Dutton criticised the Australian government for abstaining on a key UN vote and mocked Anthony Albanese for not having secured a phone call with the Israeli prime minister, Benjamin Netanyahu, since the crisis began three weeks ago.
Dutton criticized Tony Burke, the minister for workplace relations, for his comments on the conflict between Israel and Hamas. On Friday, Burke condemned Hamas but also expressed concern for the well-being of Palestinian civilians affected by the conflict. He urged Australians to differentiate between Hamas and the Palestinian people in their discussions.
During an interview with Sky News, Dutton stated today:
I believe the prime minister should have promptly called Tony Burke and strongly reprimanded him for failing to denounce Hamas and using mild language, which conveys a negative message.
At this time, the government should have a unified stance of denouncing Hamas. However, there are individuals acting independently.
Instead of acting in the best interest of the country, Tony Burke is focusing on pleasing his own constituency within his electorate, which is a source of shame for him.
During an interview on ABC Radio National on Friday, Burke expressed that the attack on 7 October was extremely frightening and was rightfully denounced by both the government and himself. He also condemned Hamas for their actions. However, Burke also stated that this condemnation is not lessened by acknowledging the loss of Palestinian lives during the subsequent conflict.
120 nations, such as New Zealand and France, showed support while 14, including the US and Israel, voted against. Additionally, 45 countries, including Australia, the UK, Germany, India, and Canada, chose not to vote.
Australia’s delegate to the United Nations, James Larsen, stated that Australia supports the resolution and reiterates their plea for a temporary ceasefire to provide essential supplies to those in Gaza. However, despite this, Larsen expressed their disappointment and abstained from voting because the resolution did not explicitly name Hamas as responsible for the terrorist attack on October 7th.
When questioned on Sky News this morning, Dutton contended that Australia should have joined our loyal partners, including the US, in backing Israel.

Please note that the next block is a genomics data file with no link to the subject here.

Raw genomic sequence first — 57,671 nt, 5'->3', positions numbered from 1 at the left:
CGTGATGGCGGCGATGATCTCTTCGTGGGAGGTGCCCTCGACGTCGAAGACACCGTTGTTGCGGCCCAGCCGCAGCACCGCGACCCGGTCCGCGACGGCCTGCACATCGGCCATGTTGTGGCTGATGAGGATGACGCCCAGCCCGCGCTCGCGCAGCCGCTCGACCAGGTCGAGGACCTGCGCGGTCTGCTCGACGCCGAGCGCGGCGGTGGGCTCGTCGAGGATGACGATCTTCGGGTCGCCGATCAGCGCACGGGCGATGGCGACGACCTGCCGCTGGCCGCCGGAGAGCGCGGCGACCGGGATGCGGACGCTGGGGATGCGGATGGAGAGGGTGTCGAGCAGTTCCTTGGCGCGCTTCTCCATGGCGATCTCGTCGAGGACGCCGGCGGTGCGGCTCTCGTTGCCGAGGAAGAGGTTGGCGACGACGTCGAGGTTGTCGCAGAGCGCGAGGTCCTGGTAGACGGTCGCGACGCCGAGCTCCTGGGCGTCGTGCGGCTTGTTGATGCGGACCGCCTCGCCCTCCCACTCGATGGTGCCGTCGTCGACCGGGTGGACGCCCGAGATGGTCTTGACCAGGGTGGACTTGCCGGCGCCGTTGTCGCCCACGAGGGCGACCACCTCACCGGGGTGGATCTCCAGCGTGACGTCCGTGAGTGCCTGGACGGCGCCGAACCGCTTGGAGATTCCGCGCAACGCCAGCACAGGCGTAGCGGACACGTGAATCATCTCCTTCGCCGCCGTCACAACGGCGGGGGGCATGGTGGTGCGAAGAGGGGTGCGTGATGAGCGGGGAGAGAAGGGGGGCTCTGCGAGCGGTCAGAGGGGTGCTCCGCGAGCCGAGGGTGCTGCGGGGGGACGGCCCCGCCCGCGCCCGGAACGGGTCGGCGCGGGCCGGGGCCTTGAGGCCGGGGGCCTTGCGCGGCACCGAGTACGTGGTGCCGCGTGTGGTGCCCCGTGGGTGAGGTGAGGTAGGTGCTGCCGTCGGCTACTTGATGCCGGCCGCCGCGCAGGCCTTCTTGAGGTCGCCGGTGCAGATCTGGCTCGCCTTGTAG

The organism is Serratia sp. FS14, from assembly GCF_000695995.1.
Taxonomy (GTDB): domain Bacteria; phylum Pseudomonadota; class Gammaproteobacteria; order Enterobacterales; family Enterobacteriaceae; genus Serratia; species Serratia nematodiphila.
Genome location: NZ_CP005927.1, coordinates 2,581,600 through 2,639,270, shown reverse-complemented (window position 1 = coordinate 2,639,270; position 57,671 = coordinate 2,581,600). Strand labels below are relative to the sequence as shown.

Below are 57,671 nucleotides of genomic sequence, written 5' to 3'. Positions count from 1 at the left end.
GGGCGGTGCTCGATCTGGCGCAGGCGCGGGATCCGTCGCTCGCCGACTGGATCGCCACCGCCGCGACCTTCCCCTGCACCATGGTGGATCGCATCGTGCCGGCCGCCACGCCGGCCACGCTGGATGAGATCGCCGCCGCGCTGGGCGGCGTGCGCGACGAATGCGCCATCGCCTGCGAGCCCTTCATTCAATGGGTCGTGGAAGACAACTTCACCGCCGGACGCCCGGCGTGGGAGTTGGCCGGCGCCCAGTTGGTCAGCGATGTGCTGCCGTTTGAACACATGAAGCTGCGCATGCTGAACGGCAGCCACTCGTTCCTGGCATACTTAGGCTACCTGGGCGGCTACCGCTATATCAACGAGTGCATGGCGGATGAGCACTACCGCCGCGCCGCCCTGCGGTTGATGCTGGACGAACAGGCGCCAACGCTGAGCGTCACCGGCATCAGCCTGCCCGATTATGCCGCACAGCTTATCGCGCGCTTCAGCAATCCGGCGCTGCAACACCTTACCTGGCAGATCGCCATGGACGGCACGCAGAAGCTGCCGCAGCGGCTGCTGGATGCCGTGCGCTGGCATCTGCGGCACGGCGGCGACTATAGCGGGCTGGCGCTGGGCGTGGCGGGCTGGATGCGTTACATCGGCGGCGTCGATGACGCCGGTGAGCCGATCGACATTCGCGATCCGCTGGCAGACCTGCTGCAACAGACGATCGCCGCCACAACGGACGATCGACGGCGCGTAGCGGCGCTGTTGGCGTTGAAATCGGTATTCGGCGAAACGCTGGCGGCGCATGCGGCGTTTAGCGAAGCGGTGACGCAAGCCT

Dutton stated that the United States is Australia’s most crucial ally and should not shy away from difficult decisions.
The head of government had a chance at the United Nations to communicate our beliefs and position clearly, but he did not pass the test.
meet with Xi Jinping in early November.
During a previously recorded interview with Sky News, the prime minister was questioned about any messages regarding relations with China that Biden may have conveyed during their meetings in Washington DC last week. When prompted about this during a discussion on Thursday, Biden recommended that Australia adopt a “trust but verify” approach towards the Chinese government’s statements.
According to Albanese’s statement on Sky News, Australia and China have distinct political systems and values, but efforts are being made to improve the stability of their relationship.
President Biden has expressed his approval of my upcoming meeting with President Xi in China. It is crucial for Australia to maintain a stable relationship, which is also a priority for the US.
According to Albanese, American officials were in talks with Chinese officials, which he viewed as a positive development.
At 9am, Anthony Albanese will be featured on Insiders in a previously recorded interview from the United States. Additionally, Peter Dutton and Don Farrell will be making an appearance on Sky News.
I will provide further information on those as we continue.